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It’s Your Money: NH taxpayers are part of IRS free Direct File pilot program


NEWS: The IRS Free Direct File pilot program has launched in 12 states, including New Hampshire.

WHAT THIS MEANS TO YOU: If you are a New Hampshire resident, and meet eligibility requirements,you can file your tax return online for free directly with the IRS.

The IRS on Tuesday launched its new free Direct File tax program in 12 states, including New Hampshire for taxpayers with simple returns who take the standard deduction. The IRS estimates that about one-third of all taxpayers in the pilot states are eligible for the program. The program, which has been up and running in a more limited form for a month, is available in both English and Spanish versions.

The IRS estimates that about one-third of taxpayers in the 12 participating states, or 19 million taxpayers, are eligible for the service.

You may have questions. Let’s take a look.

Question: Isn’t it already free to file taxes with the IRS?

Answer: Taxpayers have always been able to file their tax return directly with the IRS for free when filling out the paper forms. Remember those? 1040? 1040-EZ? But times have changed. The paper forms are not efficient for the IRS, and in today’s digital age, not for you, either. It’s a lot of math, and figuring things out, and people don’t want to use them.

The IRS has been encouraging taxpayers and people who prepare taxes to file electronically for years, and already has some free online options that have been around for a while.

The IRS, for the past decade, has had “free fillable forms,” and IRS Free File. More on these shortly.

There are also companies that offer free commercial tax preparation software for all tax filers, but “free” can be a loose term when it comes to these companies. More on this shortly, too.

Shouldn’t the IRS be the first go-to for filing digitally? Yes, it should be. But because it’s a government agency and political football, it’s taken a lot longer for it to get with the program than for-profit businesses. Because it’s been underfunded for years, the agency hasn’t had the resources to develop the software that for-profit businesses have been offering taxpayers for years.

The 12-state Direct File program is its big step toward closing that gap.

Q: So, how is IRS Direct File different from the other IRS free options?

A. Yes, it is confusing. But here’s the breakdown:

Paper forms or IRS Free Fillable Forms: You fill the forms out yourself and do the math, old-school. The online fillable forms are quicker than the paper forms, but don’t offer any more guidance, or help with the math. IRS Direct File software will ask you leading questions and also note errors. The IRS would like people to get away from doing their taxes using forms, because the agency doesn’t have the staff to deal with lengthy paper-form processing. If you still file this way, it could be weeks or even months before you get your return.

IRS Free File: Available to taxpayers below a certain adjusted gross income level (for 2023 taxes, the ones you are filing by April 15, 2024, it is $79,000). Adjusted gross income (AGI) is total income – wages, dividends, capital gains, business and retirement income, tips, etc. – minus adjustments (self-employment tax adjustment, retirement account contributions, student loan interest, etc.) It is calculated BEFORE the standardized deduction or itemized deductions, which aren’t included in AGI.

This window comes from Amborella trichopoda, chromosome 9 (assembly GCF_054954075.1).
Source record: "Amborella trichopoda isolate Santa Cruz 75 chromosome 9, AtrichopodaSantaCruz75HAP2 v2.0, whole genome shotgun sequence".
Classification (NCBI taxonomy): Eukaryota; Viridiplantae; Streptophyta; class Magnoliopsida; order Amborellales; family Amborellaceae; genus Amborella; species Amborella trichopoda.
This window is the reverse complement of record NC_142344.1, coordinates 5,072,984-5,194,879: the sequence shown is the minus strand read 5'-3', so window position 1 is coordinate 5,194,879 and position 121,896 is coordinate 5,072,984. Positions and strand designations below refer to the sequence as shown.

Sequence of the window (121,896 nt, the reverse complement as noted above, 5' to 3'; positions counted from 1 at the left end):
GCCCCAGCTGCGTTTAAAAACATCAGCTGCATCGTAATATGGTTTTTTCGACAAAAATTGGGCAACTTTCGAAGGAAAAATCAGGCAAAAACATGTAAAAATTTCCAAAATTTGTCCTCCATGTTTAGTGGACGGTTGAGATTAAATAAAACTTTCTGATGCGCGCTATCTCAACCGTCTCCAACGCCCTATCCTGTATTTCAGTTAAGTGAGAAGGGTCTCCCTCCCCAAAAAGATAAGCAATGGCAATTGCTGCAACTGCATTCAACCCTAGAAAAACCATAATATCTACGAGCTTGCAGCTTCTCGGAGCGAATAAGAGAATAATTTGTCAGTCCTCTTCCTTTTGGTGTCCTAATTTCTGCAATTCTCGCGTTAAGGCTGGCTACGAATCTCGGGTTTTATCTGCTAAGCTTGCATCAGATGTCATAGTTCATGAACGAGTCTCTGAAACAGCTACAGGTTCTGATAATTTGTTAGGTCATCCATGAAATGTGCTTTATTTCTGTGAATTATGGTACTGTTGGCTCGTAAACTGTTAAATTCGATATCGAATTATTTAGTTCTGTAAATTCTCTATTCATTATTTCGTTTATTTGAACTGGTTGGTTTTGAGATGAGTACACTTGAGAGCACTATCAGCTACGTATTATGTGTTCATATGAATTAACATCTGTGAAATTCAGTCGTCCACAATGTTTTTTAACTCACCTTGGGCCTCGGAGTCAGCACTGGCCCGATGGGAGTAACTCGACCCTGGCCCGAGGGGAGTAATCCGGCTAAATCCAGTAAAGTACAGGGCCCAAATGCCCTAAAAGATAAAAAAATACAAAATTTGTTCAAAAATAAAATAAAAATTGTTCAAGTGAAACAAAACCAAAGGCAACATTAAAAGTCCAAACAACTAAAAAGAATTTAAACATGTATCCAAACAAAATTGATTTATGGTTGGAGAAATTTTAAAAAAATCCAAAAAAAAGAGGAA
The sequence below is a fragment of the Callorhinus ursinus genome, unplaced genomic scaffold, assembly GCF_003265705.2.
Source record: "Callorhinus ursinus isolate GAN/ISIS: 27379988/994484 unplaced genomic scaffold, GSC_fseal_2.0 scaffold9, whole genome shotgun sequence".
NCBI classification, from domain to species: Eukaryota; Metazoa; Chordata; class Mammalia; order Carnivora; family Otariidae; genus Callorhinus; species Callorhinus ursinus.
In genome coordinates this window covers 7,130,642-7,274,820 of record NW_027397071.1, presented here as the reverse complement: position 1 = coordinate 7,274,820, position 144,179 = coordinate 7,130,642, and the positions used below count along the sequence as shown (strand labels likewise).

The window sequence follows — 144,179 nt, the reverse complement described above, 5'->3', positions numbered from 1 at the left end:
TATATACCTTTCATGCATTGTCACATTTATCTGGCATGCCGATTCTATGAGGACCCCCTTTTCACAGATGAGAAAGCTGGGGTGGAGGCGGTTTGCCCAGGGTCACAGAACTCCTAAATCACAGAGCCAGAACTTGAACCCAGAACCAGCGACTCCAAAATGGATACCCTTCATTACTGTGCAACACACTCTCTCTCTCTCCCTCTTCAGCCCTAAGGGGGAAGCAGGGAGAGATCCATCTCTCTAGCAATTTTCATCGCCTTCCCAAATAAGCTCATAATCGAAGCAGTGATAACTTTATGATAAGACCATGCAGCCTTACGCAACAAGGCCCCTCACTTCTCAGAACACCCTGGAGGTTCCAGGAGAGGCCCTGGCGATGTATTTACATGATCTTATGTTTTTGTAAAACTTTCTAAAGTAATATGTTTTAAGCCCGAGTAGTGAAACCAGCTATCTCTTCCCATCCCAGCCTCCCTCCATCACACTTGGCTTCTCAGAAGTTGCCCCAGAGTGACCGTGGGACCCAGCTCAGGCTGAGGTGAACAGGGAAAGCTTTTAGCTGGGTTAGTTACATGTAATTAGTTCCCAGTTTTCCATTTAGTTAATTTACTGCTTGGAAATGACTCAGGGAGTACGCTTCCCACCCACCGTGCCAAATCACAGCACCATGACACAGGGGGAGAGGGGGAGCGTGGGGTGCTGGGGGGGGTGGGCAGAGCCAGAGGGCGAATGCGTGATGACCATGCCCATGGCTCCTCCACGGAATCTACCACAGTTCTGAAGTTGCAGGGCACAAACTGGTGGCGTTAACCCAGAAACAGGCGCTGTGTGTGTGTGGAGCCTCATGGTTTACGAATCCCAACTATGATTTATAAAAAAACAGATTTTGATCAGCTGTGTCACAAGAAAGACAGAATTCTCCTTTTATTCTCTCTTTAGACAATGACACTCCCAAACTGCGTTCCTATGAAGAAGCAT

The IRS partners with several tax preparation software companies that provide guided tax preparation software. This is different from the Direct File program because it has an income cap and the taxpayer uses a private company that has agreed to participate. These companies may have some qualifications and requirements that go beyond the IRS’s income cap.

The upside is if you’re not in one of the 12 pilot program states, it’s a trusted way to file your tax return free of charge, as long as your AGI is below $79,000 and your tax return is not complicated. The IRS has a webpage that allows taxpayers to check out the “offers” from the software companies to find if one is a good fit. Some of them offer free state tax preparation as well, which for most New Hampshire residents isn’t an issue since there’s no state income tax. But if it is, keep that in mind.

IRS Direct File: There is no income limit, as there is with Free File, and the software belongs to the IRS, so you’re not choosing a private company to complete your taxes, the IRS is doing it.

MilTax: Eligible members of the military, veterans and surviving family members can file for free through MilTax, the Department of Defense’s free program. The site lists eligibility rules.

Q. Who qualifies for Direct File and how do I do it?

A. The IRS has an online eligibility checker so you can see if you qualify for Direct File. It also offers a step-by-step guide and other information. The IRS even has a YouTube video about it, in both English and Spanish.

You are eligible for IRS Direct File if you meet these requirements:

You live in (or lived and earned an income in 2023) Arizona, California, Florida, Massachusetts, Nevada, New Hampshire, New York, South Dakota, Tennessee, Texas, Washington state, Wyoming.

The income types you report on your 2023 federal tax return are W-2 wage, SSA-1099 Social Security, 1099-G unemployment compensation, or 1099- INT interest income of $1,500 or less.

Take the standard deduction, deduct student loan interest or educator expenses.

You are still eligible if you file for the Earned Income Tax Credit, Child Tax Credit, or Credit for Other Dependents.


You have other types of income than that listed above, including self-employment, contractor or gig income. Even if you also have a W-2 job. This is because you must pay a self-employment tax, which takes you out of the realm of simple tax return.

If you itemize deductions. Only standard-deduction filers can use Direct File. By the way, the standardized deduction for the 2023 tax year is $13,850 for single filers and married filing separately, $27,700 for married filing jointly, and $20,800 for heads of household. Because of the changes to what can be deducted in the 2017 Jobs and Tax Act, most people who qualify for Direct File because of income type likely don’t have itemized deductions that are higher than the standardized ones.

You claim credits other than the ones listed above, including Child and Dependent Care Credit, Saver’s Credit, or the Premium Tax Credit.